I’ve imported some LOG DPX footage into Smoke OSX 2013 SP3 and am trying to figure how to load a LUT file, preferable a standard Cineon LUT or an Alexa one I generated in both Autodesk and Lustre format. I noticed LUT controls in the player options however the button that seems like where I load a LUT is greyed out. Where can I load a LUT?
Also, if I am working with log files, should I select “Logarithmic” in “Image Data Type” and “RGB Mode” in the player controls to view through a lin conversion?
before you can apply a LUT to a viewport you have to load it in Preferences > LUTs -
this section appears to be project based - so do this for each project you need them.
ive made a feature request ages ago for keeping them User related or insert them in the init.cfg, as was in the (good ;-)) old days ...
Grant, I am an experienced Flamer & beginner Smoker, but have worked mainly in commercials, which means I have almost no experience with LUTs. The very basics would be helpful, such as the difference between a 1D & 3D LUT, and applying a LUT to a viewer only, rather than actually affecting the colour space of the clip, and why you would want to do either/or. I understand that the sheer number of variations in file formats makes an in-depth exploration complicated. Just the basics, sir.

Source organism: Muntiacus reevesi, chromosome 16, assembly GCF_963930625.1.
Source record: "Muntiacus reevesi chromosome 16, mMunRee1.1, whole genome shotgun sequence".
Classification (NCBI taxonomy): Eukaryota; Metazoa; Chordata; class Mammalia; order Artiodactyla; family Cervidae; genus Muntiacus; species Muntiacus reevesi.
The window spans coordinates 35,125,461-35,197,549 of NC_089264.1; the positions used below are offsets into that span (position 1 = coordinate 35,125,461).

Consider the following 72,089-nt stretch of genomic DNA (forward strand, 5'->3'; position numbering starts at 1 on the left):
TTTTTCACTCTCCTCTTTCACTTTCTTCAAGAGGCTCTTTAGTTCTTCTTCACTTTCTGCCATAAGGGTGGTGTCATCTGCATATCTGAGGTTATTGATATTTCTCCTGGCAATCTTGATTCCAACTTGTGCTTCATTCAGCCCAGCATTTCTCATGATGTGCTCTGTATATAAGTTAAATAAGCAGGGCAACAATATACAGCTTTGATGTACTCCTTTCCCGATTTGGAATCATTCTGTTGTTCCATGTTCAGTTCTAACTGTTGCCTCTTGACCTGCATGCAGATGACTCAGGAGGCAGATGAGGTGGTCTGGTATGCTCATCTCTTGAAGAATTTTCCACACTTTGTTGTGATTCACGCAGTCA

You could start by EXR’s, which are supposed to be linear, and DPX’ which are logarithmic :)
Smoke 2012 SAP2 SP4
Smoke 2013 SP2 (Smoke Classic Keyboard Shortcuts)
Mac Pro 4,1
OS X 10.6.7
12 GB RAM
NVIDIA Quadro 4000
14 TB RAID (Areca)
Ahhh.... now you’re digging into the nitty gritty..... Each one is a separate topic on its own…
Just be careful regarding the file formats. Depending on how you save the colour space into the file will determine if they are log or lin.
For example, if you are working uncompressed in either Smoke or Flame, the system typically creates the media cache in DPX. All media brought in won’t be converted to log. It is simply stored in the file.
Where traditionally DPX coming from a film scanner is log because thats how they could squeeze as much of a range of colour information from the scan.
Its all about the context.
There are a few books I could recommend that go into this detail ad-nauseam :)